Coming into Eighty: Poems

Coming into Eighty: Poems

by May Sarton


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Product Details

ISBN-13: 9780393316230
Publisher: Norton, W. W. & Company, Inc.
Publication date: 05/17/1997
Edition description: REPRINT
Pages: 72
Sales rank: 1,017,651
Product dimensions: 5.60(w) x 8.30(h) x 0.30(d)

About the Author

May Sarton (1912-1995) was an acclaimed poet, novelist, and memoirist.

Read an Excerpt

Coming Into Eighty


By May Sarton


Copyright © 1994 May Sarton
All rights reserved.
ISBN: 978-1-4804-7431-4



    Coming into eighty
    I slow my ship down
    For a safe landing.
    It has been battered,
    One sail torn, the rudder
    Sometimes wobbly.
    We are hardly a glorious sight.
    It has been a long voyage
    Through time, travail and triumph,
    Eighty years
    Of learning what to be
    And how to become it.

    One day the ship will decompose
    and then what will become of me?
    Only a breath
    Gone into nothingness
    Or a spirit of air and fire
    Set free?
    Who knows?

    Greet us at landfall
    The old ship and me,
    But we can't stay anchored.
    Soon we must set sail
    On the last mysterious voyage
    Everybody takes
    Toward death.
    Without my ship there,
    Wish me well.


    For two years
    The great cat,
    Slept on.

    Then suddenly
    The other day
    What had lain dormant
    To a shower,
    A proliferation
    Of images.

    My Himalayan cat
    Sits on the terrace wall
    Back to the sea
    His blue eyes wide open

    Alive to every stir of a leaf
    Every wing in the air
    And I recognize him
    As a mage.

    After long silence
    An old poet
    Singing again,
    I am a mage myself
    Joy leaps to my throat.
    Glory be to God!


    I wanted poems to come
    Running and leaping —
    All they did was dream
    While I was sleeping.

    In the dreams I could leap
    and run
    Feeling no pain
    It was healing and resolution
    I was given my life again.


    I remember
    The cold
    And the somber
    O's of November
    No birdsong in the marsh
    Not even at dawn
    But only the crows
    Loud and harsh.

    Like the trees we are bare
    And the chill on the air
    Speaks of death.
    They are shooting the deer.
    In this time in this place
    Of the dying body
    It is dark now at four
    We are pulled down to earth.

    But the O's of November
    In all times and all places
    Bring the ancient rite,
    Bring the snows of December.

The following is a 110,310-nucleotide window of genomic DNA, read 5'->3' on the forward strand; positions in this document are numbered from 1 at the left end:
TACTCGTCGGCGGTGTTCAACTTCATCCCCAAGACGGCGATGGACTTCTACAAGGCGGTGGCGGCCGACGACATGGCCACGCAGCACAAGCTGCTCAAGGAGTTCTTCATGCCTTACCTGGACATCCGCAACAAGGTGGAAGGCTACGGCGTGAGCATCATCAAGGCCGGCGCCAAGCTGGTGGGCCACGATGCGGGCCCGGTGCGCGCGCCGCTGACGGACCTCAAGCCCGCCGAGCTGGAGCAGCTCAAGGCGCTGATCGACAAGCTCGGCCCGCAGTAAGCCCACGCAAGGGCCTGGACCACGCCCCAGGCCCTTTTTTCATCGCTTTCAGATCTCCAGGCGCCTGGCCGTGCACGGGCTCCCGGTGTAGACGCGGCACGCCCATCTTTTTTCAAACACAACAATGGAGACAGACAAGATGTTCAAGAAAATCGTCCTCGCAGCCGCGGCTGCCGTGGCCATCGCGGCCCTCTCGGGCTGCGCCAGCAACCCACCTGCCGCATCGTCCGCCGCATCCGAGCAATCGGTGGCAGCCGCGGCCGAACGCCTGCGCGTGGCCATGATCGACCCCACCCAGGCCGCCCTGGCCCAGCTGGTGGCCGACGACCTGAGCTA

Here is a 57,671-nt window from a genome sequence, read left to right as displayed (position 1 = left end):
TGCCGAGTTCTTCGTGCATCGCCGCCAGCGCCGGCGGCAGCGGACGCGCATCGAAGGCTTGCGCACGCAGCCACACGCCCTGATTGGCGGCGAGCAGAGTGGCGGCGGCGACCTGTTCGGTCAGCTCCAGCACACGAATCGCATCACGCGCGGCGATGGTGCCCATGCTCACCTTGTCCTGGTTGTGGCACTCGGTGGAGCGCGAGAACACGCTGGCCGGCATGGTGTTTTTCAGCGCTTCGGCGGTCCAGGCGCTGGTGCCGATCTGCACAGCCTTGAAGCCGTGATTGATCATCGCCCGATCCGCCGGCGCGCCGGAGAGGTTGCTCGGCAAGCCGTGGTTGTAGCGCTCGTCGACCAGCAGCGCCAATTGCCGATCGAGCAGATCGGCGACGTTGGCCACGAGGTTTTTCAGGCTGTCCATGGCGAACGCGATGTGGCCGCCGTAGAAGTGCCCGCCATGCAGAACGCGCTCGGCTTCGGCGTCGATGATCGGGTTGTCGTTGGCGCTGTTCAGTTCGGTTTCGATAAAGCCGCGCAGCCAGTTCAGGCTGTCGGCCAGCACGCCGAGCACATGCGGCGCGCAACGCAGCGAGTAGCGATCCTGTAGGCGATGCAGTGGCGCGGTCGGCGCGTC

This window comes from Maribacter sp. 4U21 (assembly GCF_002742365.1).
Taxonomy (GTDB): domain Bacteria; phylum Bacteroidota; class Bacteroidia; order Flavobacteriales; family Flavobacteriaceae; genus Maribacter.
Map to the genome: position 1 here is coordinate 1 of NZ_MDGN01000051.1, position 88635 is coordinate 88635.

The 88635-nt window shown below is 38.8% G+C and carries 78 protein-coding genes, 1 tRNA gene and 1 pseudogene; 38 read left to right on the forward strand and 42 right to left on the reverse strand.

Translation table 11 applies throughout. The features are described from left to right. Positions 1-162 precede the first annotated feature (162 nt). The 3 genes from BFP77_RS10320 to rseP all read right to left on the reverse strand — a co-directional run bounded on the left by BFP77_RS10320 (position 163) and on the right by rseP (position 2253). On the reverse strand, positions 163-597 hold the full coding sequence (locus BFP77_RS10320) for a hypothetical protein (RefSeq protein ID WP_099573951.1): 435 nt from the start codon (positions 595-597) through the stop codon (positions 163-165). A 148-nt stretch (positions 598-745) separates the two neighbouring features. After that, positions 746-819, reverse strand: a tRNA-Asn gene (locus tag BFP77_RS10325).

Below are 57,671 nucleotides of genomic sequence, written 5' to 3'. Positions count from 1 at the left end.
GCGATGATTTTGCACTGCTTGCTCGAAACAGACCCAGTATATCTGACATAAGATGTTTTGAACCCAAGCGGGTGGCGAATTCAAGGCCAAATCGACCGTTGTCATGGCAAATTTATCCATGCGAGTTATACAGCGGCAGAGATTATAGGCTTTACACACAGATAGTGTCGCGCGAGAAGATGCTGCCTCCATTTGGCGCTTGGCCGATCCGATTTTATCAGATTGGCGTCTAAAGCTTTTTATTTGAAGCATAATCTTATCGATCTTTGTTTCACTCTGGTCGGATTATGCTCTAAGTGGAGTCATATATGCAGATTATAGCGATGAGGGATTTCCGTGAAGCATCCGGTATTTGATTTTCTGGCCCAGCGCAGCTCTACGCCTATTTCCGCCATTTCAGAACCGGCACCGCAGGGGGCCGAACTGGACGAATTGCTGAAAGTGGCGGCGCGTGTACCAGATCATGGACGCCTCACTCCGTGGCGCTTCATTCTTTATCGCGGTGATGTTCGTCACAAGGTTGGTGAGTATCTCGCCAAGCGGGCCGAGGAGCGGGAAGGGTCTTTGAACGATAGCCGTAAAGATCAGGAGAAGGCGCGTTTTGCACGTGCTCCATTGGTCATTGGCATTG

In all the religions
    All over the earth
    The candles are lit
    For rebirth.


    Before going to bed
    After a fall of snow
    I look out on the field
    Shining there in the moonlight
    So calm, untouched and white
    Snow silence fills my head
    After I leave the window.

    Hours later near dawn
    When I look down again
    The whole landscape has changed
    The perfect surface gone
    Criss-crossed and written on
    Where the wild creatures ranged
    While the moon rose and shone.

    Why did my dog not bark?
    Why did I hear no sound
    There on the snow-locked ground
    In the tumultuous dark?

    How much can come, how much can go
    When the December moon is bright,
    What worlds of play we'll never know
    Sleeping away the cold white night
    After a fall of snow.


    As fresh, as always new
    As it has always been
    The first fall of snow
    Falls soft as in a dream
    To transform the sad brown
    Of late November
    Into a lavish scene,
    The ermine of December.

    And every year we wonder,
    Forlorn as we are,
    What sudden clap of thunder
    Or brilliance of a star
    Could stop us where we are,
    Could stir the roots to sense
    Out of the dark once more
    Rebirth of innocence.

    Will it be born again,
    Fresh as the first snowfall,
    That love without a stain?
    Who knows, who can tell?
    Yet for an interval
    Always the Christmas grace,
    That gift beyond our will,
    Makes earth a holy place.


    NEW YEAR 1990

    What memory keeps fresh, frames unspoken,
    I catch for you, innumerable friends.
    When so much else has been destroyed or broken
    These joys remain intact as the year ends,
    A year of earth-grief and of bitter news,
    The starving children and the burning trees,